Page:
How can blackness construct America? How can we develop our visions, scenarios, expectations, counter-narratives, and strategic plans into a future? Join theorists Beth Coleman, dream hampton, and V. Mitch McEwen, and Kristina Kay Robinson for a conversation exploring these and other topics raised in the exhibition Reconstructions: Architecture and Blackness in America and the free online course Reimagining Blackness and Architecture. This conversation will be moderated by Ingrid LaFleur.
This event is free, open to all, and takes place over Zoom meeting. Register now
Ingrid LaFleur is a curator, artist, pleasure activist, and Afrofuturist committed to exploring and implementing forward-thinking solutions across multidisciplinary industries, including, but not limited to, art, technology, education, social enterprise, and finance. In 2020, she founded the Afrofuture Strategies Institute (TASI) to research the future impact of emerging technology on Black bodies and to co-create alternative destinies using ethical imagination. LaFleur serves on the board of JustSpace Alliance, which advocates for a more inclusive and ethical future in space. She is currently working on her first book, with the working title How to Think Like an Afrofuturist.
Beth Coleman is a research scientist and artist. She is an associate professor of Data & Cities at the Institute of Communication, Culture, Information and Technology and Faculty of Information, University of Toronto, where she directs the City as Platform lab. She is the cofounder of SoundLab Cultural Alchemy, an internationally acclaimed multimedia art and sound platform. She has a history of international exhibition, including venues such as the Whitney Museum of American Art, New Museum of Contemporary Art, and Musée d’Art Moderne Paris. She has held artist residencies at Recollets, Paris, Waag, Amsterdam, and Pioneer Works, among others. She published the monograph Hello Avatar (MIT Press) along with numerous articles. Her art publications include collaborations with Ellen Gallagher, Chris Ofili, and Parkett. Her research affiliations include Berkman Klein Center for Internet & Society, Harvard University, the Data & Society Institute, New York, and Google Brain. A 2021 Google Artists and Machines Intelligence awardee, she is currently working on “Speculative AI: Octavia Butler and Other Possible Worlds.”
dream hampton is an award-winning filmmaker and writer from Detroit. Her most recent works include the Frameline feature documentary Treasure (2015), the HBO feature documentary It’s a Hard Truth Ain’t It (2019), the BET docuseries Finding Justice (2019), and Lifetime’s Emmy-nominated Surviving R. Kelly (2019), which broke ratings records and earned a Peabody Award. hampton is the 2019 recipient of Ms. Foundation’s "Gloria" award and was named one of *Time*’s 100 most influential people in the world in 2019. hampton also serves on the board of the advocacy group Color of Change, which published “Normalizing Injustice,” a report on crime in TV police procedurals. In addition, hampton has written and contributed to publications such as Harper’s Bazaar, Essence, Vibe, and the Detroit News.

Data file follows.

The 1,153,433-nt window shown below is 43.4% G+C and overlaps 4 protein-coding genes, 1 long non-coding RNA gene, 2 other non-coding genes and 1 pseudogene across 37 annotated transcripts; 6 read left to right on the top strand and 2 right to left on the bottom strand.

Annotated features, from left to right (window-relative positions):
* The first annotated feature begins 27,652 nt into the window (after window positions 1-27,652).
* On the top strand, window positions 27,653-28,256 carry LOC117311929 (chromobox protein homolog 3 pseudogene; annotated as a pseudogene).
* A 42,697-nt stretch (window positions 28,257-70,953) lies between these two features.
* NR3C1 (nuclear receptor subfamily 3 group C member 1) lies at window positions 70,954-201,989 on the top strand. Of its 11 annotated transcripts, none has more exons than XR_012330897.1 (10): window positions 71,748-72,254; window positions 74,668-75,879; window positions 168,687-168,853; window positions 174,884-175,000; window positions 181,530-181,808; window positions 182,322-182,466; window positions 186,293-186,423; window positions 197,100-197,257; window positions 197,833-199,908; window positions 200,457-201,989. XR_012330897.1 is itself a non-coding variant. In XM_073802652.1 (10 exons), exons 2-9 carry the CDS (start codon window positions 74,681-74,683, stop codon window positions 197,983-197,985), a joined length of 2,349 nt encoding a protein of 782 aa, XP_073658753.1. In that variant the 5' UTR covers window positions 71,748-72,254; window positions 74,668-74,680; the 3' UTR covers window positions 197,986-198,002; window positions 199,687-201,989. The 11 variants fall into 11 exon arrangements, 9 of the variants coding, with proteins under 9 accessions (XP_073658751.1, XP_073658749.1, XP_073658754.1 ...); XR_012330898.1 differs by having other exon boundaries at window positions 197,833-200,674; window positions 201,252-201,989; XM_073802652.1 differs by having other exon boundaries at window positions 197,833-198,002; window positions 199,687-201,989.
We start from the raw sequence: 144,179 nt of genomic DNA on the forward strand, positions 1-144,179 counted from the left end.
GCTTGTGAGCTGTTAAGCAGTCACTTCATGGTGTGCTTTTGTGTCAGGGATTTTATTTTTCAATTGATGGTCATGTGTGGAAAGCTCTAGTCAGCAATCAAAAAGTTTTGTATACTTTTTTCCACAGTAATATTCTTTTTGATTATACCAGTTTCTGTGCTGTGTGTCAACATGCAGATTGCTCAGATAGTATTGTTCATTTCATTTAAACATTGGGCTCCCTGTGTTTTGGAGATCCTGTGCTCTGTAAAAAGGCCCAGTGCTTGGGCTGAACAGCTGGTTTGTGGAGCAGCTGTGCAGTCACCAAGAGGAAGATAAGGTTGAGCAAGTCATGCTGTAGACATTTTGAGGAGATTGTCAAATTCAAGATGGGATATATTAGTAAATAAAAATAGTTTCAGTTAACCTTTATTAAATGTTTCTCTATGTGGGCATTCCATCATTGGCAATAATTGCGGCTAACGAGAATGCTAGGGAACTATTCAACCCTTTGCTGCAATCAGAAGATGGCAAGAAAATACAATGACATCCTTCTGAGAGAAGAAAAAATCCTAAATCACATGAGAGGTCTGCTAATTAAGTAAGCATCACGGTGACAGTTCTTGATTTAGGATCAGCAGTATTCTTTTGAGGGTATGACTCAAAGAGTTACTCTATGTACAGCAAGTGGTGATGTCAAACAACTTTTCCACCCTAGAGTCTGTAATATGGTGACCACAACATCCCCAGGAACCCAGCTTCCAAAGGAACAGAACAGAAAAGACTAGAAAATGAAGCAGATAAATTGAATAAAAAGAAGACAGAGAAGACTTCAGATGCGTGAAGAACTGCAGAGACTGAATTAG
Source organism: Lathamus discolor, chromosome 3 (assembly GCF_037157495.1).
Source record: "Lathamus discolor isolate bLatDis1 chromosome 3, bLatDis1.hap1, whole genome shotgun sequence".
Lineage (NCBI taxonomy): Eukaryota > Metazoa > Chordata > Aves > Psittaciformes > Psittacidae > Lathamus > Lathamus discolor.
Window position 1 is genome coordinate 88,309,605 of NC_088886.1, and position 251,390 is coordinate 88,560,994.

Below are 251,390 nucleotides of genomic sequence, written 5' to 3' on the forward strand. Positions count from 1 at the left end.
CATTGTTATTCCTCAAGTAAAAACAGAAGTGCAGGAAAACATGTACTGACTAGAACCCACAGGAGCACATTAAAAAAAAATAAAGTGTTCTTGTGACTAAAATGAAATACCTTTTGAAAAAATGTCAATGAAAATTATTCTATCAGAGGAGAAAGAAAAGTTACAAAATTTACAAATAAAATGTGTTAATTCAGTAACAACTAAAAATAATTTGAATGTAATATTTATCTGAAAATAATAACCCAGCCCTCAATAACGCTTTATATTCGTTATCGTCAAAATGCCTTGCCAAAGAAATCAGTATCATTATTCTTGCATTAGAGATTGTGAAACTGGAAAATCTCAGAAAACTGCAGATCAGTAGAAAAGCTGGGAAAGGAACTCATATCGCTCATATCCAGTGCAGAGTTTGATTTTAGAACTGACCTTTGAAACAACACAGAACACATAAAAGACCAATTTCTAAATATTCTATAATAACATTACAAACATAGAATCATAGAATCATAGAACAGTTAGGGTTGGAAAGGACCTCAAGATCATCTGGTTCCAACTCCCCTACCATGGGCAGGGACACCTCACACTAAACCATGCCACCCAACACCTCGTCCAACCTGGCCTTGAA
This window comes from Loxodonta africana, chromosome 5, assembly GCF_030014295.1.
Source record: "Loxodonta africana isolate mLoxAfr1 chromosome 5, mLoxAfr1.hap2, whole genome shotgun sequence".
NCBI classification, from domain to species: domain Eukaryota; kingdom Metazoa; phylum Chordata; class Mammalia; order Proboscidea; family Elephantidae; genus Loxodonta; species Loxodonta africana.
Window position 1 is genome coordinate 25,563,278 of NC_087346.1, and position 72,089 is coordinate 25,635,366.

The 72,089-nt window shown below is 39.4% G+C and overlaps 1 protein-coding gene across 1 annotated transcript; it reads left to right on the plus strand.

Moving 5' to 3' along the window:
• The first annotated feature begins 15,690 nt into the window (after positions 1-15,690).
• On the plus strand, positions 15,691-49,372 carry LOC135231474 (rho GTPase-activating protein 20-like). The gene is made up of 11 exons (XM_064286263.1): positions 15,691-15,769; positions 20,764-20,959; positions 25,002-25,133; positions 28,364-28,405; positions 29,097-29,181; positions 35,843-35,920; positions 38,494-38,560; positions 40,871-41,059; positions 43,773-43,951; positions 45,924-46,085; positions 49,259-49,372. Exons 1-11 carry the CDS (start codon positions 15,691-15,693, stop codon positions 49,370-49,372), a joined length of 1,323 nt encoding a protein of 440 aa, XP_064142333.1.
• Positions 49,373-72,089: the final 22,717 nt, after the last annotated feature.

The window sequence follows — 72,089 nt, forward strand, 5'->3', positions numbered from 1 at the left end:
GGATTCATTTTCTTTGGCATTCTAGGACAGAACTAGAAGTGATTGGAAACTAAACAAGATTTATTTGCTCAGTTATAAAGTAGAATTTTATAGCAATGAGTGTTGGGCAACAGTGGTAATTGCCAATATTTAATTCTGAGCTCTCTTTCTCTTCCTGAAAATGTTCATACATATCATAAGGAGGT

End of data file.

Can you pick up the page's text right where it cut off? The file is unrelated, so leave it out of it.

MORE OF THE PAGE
V. Mitch McEwen is an architectural designer, urban designer, principal of Atelier Office, and one of 10 cofounders of the Black Reconstruction Collective. McEwen also teaches at Princeton School of Architecture, where she directs the research group Black Box, exploring mixed human-robotic processes in design and construction. Her work has been exhibited at the Venice Biennale of Architecture, Museum of Contemporary Art Detroit, Istanbul Design Biennial, Storefront for Art and Architecture, and The Museum of Modern Art.
Kristina Kay Robinson is a writer, curator, and visual artist born and raised in New Orleans. Her written, visual, and curatorial practice centers and interrogates the modern and ancient connections between world communities. Robinson’s work focuses on the impact of globalization, militarism, and surveillance on society and their intersections with contemporary art and pop culture. Her ongoing installation and performance art project, Republica: Temple of Color and Sound, has been presented at “Welcome to the Afrofuture” during Miami Art Week; the New Museum’s residency program, Ideas City; and the New Orleans African American Museum; and in collaboration with V. Mitch McEwen for Reconstructions: Blackness and Architecture in America. Robinson is the coeditor of Mixed Company, a collection of short fiction and visual narratives by women of color. Her writing has appeared in Guernica, The Baffler, The Nation, The Massachusetts Review, and Elle. In 2019, she received the Rabkin Prize for Visual Arts Journalism. She currently serves as the New Orleans editor of the magazine Burnaway.
This event will have automated captioning. Live captioning and American Sign Language (ASL) interpretation is available for public programs upon request with two weeks advance notice. A PDF of the presentation is available in advance upon request. MoMA will make every effort to provide accommodation for requests made with less than two weeks notice. Please contact [email protected] or (212) 708-9781 to make a request for accommodations.
This session will be led virtually through Zoom, a free video-conferencing software. Participants should have access to a computer, smart phone, or tablet with Internet access. Participants may also dial in using a phone line.
Volkswagen of America is proud to be MoMA’s lead partner of education.
Generous support for Adult and Academic Programs is provided by the Agnes Gund Education Endowment Fund for Public Programs, The Junior Associates of The Museum of Modern Art Endowment for Educational Programs, and the Jeanne Thayer Young Scholars Fund. Additional support is provided by the Annual Education Fund.